• Ryan Koopmans is the chief policy advisor and senior legal counsel.  He’s 35, from Ireton, and a graduate of the U of Iowa College of Law and also has an economics degree from UNI.
  • Catherine Huggins is the chief advisor.  She’s 54, lived in Iowa for 30 years, and has degrees from the U of Iowa and Drake.
  • Brenna Smith is the press secretary.  She’s 28, from Eagle Grove, and a degree from Bob Jones University.


  We had a fabulous time at the Ames HBA golf outing last Monday – no rain!  There were 144 golfers and everyone seemed to enjoy themselves very much.  It’s always followed up with a cook-your-own steak fry with all of the trimmings.

Trump Proposes $6.2 Billion Cut to HUD

Earlier this week, President Trump proposed a $4.09 trillion budget request for fiscal 2018, which begins on Oct. 1. The plan would slash HUD funding by $6.2 billion, or 13%, to $40.7 billion, and includes billions of dollars of cuts to other Cabinet agencies to help offset a proposed $54 billion increase in defense spending.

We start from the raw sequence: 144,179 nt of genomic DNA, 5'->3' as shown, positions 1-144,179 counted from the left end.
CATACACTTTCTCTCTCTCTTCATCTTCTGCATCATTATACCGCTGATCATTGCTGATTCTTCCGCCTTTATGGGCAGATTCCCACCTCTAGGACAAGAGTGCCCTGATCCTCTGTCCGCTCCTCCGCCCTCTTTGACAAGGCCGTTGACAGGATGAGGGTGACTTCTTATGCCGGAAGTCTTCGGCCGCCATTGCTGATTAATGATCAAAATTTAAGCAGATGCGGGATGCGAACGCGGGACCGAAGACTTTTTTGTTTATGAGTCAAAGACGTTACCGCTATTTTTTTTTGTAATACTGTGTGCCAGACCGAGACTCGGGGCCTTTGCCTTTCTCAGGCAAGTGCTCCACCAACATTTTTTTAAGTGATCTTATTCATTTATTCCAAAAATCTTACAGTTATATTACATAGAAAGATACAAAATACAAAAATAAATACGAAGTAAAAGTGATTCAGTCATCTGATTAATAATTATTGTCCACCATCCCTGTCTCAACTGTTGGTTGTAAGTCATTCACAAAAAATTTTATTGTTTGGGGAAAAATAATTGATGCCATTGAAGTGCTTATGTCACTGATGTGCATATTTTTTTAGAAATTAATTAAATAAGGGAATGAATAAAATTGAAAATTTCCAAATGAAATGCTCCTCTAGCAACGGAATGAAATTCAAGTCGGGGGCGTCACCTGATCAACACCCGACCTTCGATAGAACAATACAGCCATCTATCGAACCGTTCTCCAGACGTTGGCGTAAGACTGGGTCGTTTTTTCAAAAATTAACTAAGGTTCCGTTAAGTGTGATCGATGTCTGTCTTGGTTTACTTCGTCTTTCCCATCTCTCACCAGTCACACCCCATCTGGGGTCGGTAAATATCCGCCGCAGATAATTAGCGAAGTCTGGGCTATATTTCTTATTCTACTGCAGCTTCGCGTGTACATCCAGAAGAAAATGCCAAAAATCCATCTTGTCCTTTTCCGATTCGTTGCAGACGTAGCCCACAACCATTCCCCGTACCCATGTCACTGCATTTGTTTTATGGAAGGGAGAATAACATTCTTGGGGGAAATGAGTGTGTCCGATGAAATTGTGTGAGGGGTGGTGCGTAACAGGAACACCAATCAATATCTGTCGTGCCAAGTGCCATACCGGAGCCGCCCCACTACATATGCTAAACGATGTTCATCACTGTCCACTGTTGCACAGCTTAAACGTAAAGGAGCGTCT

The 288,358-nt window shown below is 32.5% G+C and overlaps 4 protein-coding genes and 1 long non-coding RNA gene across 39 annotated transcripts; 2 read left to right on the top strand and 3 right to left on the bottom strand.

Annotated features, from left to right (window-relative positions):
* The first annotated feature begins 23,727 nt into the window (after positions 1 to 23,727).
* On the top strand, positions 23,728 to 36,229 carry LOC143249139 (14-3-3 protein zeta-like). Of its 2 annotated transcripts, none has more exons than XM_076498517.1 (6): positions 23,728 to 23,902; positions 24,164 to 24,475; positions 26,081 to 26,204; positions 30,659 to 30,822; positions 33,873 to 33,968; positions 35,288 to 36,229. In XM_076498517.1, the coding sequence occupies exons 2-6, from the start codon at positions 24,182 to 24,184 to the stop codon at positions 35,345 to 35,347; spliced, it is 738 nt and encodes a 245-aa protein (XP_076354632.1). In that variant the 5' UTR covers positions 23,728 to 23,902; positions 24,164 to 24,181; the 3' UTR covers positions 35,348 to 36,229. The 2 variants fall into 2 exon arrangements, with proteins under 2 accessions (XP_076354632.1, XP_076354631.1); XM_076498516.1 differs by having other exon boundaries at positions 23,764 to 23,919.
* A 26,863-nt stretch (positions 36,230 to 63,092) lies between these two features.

It’s important to note that no White House budget is ever approved “as is” by the Congress. Given the scores of key housing and other domestic programs that Trump proposes to cut or eliminate, the ensuing appropriations process is expected to be drawn out and contentious as lawmakers on both sides of the aisle debate the budget’s merits on an array of fronts – from taxes, to energy policy to social spending.

Final spending allocations approved by Congress later this year are likely to be much different that the White House blueprint. Throughout the process, NAHB will remain engaged and work with lawmakers to fund vital housing programs at the highest possible level.